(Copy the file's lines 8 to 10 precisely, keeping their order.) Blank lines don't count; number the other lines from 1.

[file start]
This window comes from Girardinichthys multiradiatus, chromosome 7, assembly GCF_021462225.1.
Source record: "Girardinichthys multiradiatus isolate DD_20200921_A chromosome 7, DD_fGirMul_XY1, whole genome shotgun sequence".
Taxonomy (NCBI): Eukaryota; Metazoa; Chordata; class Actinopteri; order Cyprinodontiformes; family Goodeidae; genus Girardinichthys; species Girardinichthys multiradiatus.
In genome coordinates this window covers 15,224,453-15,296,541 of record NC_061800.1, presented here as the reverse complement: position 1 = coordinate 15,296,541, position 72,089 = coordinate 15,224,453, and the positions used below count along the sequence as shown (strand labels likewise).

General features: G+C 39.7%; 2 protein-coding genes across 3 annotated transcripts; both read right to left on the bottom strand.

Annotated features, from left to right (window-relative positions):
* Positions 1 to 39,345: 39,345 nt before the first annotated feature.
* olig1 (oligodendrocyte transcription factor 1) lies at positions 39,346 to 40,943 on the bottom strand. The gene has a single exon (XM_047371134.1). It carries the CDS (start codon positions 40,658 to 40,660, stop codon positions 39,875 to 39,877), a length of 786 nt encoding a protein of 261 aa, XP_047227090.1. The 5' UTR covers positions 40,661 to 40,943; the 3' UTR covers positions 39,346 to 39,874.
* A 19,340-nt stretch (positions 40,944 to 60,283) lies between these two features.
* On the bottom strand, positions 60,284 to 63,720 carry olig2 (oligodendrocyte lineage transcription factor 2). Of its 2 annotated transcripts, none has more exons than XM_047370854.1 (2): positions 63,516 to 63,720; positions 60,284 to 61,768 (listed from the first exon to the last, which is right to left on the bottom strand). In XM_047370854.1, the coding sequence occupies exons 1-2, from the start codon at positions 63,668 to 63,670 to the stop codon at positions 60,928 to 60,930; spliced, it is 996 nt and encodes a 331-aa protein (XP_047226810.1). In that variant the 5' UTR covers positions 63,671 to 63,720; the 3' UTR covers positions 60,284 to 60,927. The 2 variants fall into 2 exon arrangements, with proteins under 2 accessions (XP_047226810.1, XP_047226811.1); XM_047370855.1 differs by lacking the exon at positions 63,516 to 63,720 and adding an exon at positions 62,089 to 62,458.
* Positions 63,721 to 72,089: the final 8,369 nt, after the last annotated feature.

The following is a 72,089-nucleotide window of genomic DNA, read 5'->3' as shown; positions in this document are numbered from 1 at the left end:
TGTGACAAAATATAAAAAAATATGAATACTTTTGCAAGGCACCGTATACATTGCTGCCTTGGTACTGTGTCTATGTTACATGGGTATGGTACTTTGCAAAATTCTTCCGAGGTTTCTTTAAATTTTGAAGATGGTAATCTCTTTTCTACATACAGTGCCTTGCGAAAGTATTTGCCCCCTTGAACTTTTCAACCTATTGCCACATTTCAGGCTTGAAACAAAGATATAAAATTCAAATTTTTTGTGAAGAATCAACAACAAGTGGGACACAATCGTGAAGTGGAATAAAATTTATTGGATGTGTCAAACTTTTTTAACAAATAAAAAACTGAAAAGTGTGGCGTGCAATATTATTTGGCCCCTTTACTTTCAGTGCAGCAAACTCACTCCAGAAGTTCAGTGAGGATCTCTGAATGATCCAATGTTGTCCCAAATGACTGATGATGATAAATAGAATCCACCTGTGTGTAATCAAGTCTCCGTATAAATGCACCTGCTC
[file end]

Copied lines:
* olig1 (oligodendrocyte transcription factor 1) lies at positions 39,346 to 40,943 on the bottom strand. The gene has a single exon (XM_047371134.1). It carries the CDS (start codon positions 40,658 to 40,660, stop codon positions 39,875 to 39,877), a length of 786 nt encoding a protein of 261 aa, XP_047227090.1. The 5' UTR covers positions 40,661 to 40,943; the 3' UTR covers positions 39,346 to 39,874.
* A 19,340-nt stretch (positions 40,944 to 60,283) lies between these two features.
* On the bottom strand, positions 60,284 to 63,720 carry olig2 (oligodendrocyte lineage transcription factor 2). Of its 2 annotated transcripts, none has more exons than XM_047370854.1 (2): positions 63,516 to 63,720; positions 60,284 to 61,768 (listed from the first exon to the last, which is right to left on the bottom strand). In XM_047370854.1, the coding sequence occupies exons 1-2, from the start codon at positions 63,668 to 63,670 to the stop codon at positions 60,928 to 60,930; spliced, it is 996 nt and encodes a 331-aa protein (XP_047226810.1). In that variant the 5' UTR covers positions 63,671 to 63,720; the 3' UTR covers positions 60,284 to 60,927. The 2 variants fall into 2 exon arrangements, with proteins under 2 accessions (XP_047226810.1, XP_047226811.1); XM_047370855.1 differs by lacking the exon at positions 63,516 to 63,720 and adding an exon at positions 62,089 to 62,458.